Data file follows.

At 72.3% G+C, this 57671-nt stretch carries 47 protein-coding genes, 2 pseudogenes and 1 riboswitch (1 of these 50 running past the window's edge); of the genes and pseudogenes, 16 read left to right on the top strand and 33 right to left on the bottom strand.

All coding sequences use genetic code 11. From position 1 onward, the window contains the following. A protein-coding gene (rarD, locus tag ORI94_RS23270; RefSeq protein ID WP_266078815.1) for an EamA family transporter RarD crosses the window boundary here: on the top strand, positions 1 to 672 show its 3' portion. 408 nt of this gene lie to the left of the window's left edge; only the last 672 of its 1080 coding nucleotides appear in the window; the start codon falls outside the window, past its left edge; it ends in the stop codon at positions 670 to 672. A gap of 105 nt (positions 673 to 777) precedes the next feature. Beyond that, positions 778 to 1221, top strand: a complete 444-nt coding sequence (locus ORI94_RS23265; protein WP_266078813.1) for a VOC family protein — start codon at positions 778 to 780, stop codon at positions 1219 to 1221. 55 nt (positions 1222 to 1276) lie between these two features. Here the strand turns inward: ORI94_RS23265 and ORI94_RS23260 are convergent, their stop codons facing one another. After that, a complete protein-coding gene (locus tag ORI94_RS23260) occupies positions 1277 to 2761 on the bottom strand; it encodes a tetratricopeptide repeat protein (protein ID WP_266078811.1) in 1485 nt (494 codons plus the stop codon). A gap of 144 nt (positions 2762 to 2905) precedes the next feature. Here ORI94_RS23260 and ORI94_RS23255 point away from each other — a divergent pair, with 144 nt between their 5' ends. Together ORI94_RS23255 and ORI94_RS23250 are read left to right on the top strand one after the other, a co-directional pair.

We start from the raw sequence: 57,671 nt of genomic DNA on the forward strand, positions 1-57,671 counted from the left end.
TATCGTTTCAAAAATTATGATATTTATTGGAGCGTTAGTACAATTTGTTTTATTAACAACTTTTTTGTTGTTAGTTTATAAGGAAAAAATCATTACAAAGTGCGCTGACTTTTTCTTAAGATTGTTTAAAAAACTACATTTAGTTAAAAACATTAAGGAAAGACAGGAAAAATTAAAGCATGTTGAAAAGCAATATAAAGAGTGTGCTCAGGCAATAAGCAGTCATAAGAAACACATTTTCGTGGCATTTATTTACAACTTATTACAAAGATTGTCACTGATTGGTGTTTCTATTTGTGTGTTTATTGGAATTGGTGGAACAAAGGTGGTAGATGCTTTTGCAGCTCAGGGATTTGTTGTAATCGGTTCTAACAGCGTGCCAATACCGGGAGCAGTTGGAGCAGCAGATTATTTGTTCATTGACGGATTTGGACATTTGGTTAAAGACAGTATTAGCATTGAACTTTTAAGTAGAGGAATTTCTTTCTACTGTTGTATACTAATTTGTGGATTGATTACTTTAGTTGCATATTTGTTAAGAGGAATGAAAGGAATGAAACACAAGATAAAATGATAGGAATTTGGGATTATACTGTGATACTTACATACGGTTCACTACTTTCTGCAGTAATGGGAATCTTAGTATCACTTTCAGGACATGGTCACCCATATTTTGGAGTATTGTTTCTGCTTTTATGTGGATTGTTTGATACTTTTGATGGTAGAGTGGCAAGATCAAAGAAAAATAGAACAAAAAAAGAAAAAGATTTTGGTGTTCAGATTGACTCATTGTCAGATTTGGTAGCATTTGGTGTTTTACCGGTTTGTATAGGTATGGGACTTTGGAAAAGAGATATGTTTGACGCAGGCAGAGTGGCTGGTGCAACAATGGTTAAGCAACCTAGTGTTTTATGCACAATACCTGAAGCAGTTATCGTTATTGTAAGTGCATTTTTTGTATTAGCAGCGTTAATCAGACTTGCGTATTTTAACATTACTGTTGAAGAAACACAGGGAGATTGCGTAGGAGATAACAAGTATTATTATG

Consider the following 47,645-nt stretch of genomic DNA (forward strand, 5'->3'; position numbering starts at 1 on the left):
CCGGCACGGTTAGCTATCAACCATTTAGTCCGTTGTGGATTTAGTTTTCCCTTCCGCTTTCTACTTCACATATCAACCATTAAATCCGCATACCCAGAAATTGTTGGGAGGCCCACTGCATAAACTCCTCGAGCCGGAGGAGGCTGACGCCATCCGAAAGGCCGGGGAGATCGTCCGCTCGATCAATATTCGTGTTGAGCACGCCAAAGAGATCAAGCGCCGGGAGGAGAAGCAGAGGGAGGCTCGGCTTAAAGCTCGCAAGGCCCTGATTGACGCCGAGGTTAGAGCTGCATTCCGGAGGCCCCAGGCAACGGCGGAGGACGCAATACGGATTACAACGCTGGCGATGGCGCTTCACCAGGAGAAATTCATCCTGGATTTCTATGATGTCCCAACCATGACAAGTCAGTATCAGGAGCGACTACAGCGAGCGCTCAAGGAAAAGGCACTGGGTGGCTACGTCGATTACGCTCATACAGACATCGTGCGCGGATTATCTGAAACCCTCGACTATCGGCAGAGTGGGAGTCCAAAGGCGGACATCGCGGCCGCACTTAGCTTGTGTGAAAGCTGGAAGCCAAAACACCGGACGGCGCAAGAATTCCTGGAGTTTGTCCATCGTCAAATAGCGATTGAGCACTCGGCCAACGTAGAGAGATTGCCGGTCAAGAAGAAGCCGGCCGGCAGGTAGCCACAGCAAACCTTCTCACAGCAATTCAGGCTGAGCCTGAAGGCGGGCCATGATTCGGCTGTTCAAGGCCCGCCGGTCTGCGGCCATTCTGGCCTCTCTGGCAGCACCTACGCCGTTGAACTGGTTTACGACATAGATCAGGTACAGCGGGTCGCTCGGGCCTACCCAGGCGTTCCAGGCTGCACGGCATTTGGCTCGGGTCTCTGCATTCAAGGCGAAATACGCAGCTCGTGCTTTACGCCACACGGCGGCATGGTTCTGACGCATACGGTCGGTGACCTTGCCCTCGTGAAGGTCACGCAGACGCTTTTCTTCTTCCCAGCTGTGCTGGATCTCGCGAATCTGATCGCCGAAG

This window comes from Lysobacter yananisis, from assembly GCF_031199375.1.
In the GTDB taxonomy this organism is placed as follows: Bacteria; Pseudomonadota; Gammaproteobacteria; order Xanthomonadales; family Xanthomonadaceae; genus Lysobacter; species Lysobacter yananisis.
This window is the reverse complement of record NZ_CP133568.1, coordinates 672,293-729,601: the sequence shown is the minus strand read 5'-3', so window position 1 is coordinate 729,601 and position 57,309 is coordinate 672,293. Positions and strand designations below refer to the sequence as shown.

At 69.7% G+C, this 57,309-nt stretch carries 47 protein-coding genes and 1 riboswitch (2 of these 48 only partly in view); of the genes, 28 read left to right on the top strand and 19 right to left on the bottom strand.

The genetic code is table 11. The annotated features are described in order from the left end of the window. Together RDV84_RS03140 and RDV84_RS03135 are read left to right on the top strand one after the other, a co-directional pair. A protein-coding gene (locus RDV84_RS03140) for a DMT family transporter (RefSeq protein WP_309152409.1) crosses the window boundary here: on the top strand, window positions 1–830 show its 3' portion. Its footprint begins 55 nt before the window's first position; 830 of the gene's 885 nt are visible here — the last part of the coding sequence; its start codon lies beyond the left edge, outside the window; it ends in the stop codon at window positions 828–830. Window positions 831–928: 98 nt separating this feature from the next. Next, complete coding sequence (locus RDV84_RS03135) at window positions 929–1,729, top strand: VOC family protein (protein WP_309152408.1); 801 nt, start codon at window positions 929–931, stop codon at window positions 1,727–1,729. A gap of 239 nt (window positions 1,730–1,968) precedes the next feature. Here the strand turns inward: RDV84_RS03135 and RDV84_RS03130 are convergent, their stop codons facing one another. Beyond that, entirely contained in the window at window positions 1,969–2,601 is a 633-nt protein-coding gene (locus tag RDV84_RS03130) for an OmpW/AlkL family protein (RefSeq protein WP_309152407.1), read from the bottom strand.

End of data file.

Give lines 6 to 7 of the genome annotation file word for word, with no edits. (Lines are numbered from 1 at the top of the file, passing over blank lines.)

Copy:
CCGGCACGGTTAGCTATCAACCATTTAGTCCGTTGTGGATTTAGTTTTCCCTTCCGCTTTCTACTTCACATATCAACCATTAAATCCGCATACCCAGAAATTGTTGGGAGGCCCACTGCATAAACTCCTCGAGCCGGAGGAGGCTGACGCCATCCGAAAGGCCGGGGAGATCGTCCGCTCGATCAATATTCGTGTTGAGCACGCCAAAGAGATCAAGCGCCGGGAGGAGAAGCAGAGGGAGGCTCGGCTTAAAGCTCGCAAGGCCCTGATTGACGCCGAGGTTAGAGCTGCATTCCGGAGGCCCCAGGCAACGGCGGAGGACGCAATACGGATTACAACGCTGGCGATGGCGCTTCACCAGGAGAAATTCATCCTGGATTTCTATGATGTCCCAACCATGACAAGTCAGTATCAGGAGCGACTACAGCGAGCGCTCAAGGAAAAGGCACTGGGTGGCTACGTCGATTACGCTCATACAGACATCGTGCGCGGATTATCTGAAACCCTCGACTATCGGCAGAGTGGGAGTCCAAAGGCGGACATCGCGGCCGCACTTAGCTTGTGTGAAAGCTGGAAGCCAAAACACCGGACGGCGCAAGAATTCCTGGAGTTTGTCCATCGTCAAATAGCGATTGAGCACTCGGCCAACGTAGAGAGATTGCCGGTCAAGAAGAAGCCGGCCGGCAGGTAGCCACAGCAAACCTTCTCACAGCAATTCAGGCTGAGCCTGAAGGCGGGCCATGATTCGGCTGTTCAAGGCCCGCCGGTCTGCGGCCATTCTGGCCTCTCTGGCAGCACCTACGCCGTTGAACTGGTTTACGACATAGATCAGGTACAGCGGGTCGCTCGGGCCTACCCAGGCGTTCCAGGCTGCACGGCATTTGGCTCGGGTCTCTGCATTCAAGGCGAAATACGCAGCTCGTGCTTTACGCCACACGGCGGCATGGTTCTGACGCATACGGTCGGTGACCTTGCCCTCGTGAAGGTCACGCAGACGCTTTTCTTCTTCCCAGCTGTGCTGGATCTCGCGAATCTGATCGCCGAAG

This window comes from Lysobacter yananisis, from assembly GCF_031199375.1.